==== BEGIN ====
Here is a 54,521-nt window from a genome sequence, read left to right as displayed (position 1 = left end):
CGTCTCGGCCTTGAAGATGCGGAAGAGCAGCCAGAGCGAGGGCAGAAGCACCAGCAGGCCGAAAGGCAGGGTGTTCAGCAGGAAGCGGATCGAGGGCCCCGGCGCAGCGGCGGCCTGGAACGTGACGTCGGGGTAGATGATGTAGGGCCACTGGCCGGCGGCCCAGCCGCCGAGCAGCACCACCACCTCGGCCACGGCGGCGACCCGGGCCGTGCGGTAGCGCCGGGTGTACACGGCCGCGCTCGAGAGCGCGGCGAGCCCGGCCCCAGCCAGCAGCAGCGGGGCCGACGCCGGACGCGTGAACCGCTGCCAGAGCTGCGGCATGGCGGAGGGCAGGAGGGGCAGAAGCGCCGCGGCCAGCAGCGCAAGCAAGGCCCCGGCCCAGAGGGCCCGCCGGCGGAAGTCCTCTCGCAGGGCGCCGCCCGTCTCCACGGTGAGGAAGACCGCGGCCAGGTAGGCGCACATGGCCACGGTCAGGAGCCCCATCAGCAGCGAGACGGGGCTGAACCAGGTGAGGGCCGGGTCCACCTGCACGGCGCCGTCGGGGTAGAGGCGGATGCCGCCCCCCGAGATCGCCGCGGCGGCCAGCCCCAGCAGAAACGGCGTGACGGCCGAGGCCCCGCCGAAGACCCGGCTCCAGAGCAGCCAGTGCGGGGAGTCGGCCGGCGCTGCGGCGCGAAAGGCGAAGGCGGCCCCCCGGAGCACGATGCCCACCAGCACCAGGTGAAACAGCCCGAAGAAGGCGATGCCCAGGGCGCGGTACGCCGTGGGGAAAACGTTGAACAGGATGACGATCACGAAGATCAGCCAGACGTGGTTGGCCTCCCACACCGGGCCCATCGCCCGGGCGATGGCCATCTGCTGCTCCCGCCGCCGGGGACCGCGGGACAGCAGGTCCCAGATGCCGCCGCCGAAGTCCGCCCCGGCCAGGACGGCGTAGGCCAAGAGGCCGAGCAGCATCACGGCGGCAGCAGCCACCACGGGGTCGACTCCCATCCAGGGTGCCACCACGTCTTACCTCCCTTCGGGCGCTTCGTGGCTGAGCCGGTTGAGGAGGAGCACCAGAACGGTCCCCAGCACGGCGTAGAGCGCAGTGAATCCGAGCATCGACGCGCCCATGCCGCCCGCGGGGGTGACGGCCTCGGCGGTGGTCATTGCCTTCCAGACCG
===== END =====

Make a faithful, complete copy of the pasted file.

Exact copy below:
Here is a 54,521-nt window from a genome sequence, read left to right as displayed (position 1 = left end):
CGTCTCGGCCTTGAAGATGCGGAAGAGCAGCCAGAGCGAGGGCAGAAGCACCAGCAGGCCGAAAGGCAGGGTGTTCAGCAGGAAGCGGATCGAGGGCCCCGGCGCAGCGGCGGCCTGGAACGTGACGTCGGGGTAGATGATGTAGGGCCACTGGCCGGCGGCCCAGCCGCCGAGCAGCACCACCACCTCGGCCACGGCGGCGACCCGGGCCGTGCGGTAGCGCCGGGTGTACACGGCCGCGCTCGAGAGCGCGGCGAGCCCGGCCCCAGCCAGCAGCAGCGGGGCCGACGCCGGACGCGTGAACCGCTGCCAGAGCTGCGGCATGGCGGAGGGCAGGAGGGGCAGAAGCGCCGCGGCCAGCAGCGCAAGCAAGGCCCCGGCCCAGAGGGCCCGCCGGCGGAAGTCCTCTCGCAGGGCGCCGCCCGTCTCCACGGTGAGGAAGACCGCGGCCAGGTAGGCGCACATGGCCACGGTCAGGAGCCCCATCAGCAGCGAGACGGGGCTGAACCAGGTGAGGGCCGGGTCCACCTGCACGGCGCCGTCGGGGTAGAGGCGGATGCCGCCCCCCGAGATCGCCGCGGCGGCCAGCCCCAGCAGAAACGGCGTGACGGCCGAGGCCCCGCCGAAGACCCGGCTCCAGAGCAGCCAGTGCGGGGAGTCGGCCGGCGCTGCGGCGCGAAAGGCGAAGGCGGCCCCCCGGAGCACGATGCCCACCAGCACCAGGTGAAACAGCCCGAAGAAGGCGATGCCCAGGGCGCGGTACGCCGTGGGGAAAACGTTGAACAGGATGACGATCACGAAGATCAGCCAGACGTGGTTGGCCTCCCACACCGGGCCCATCGCCCGGGCGATGGCCATCTGCTGCTCCCGCCGCCGGGGACCGCGGGACAGCAGGTCCCAGATGCCGCCGCCGAAGTCCGCCCCGGCCAGGACGGCGTAGGCCAAGAGGCCGAGCAGCATCACGGCGGCAGCAGCCACCACGGGGTCGACTCCCATCCAGGGTGCCACCACGTCTTACCTCCCTTCGGGCGCTTCGTGGCTGAGCCGGTTGAGGAGGAGCACCAGAACGGTCCCCAGCACGGCGTAGAGCGCAGTGAATCCGAGCATCGACGCGCCCATGCCGCCCGCGGGGGTGACGGCCTCGGCGGTGGTCATTGCCTTCCAGACCG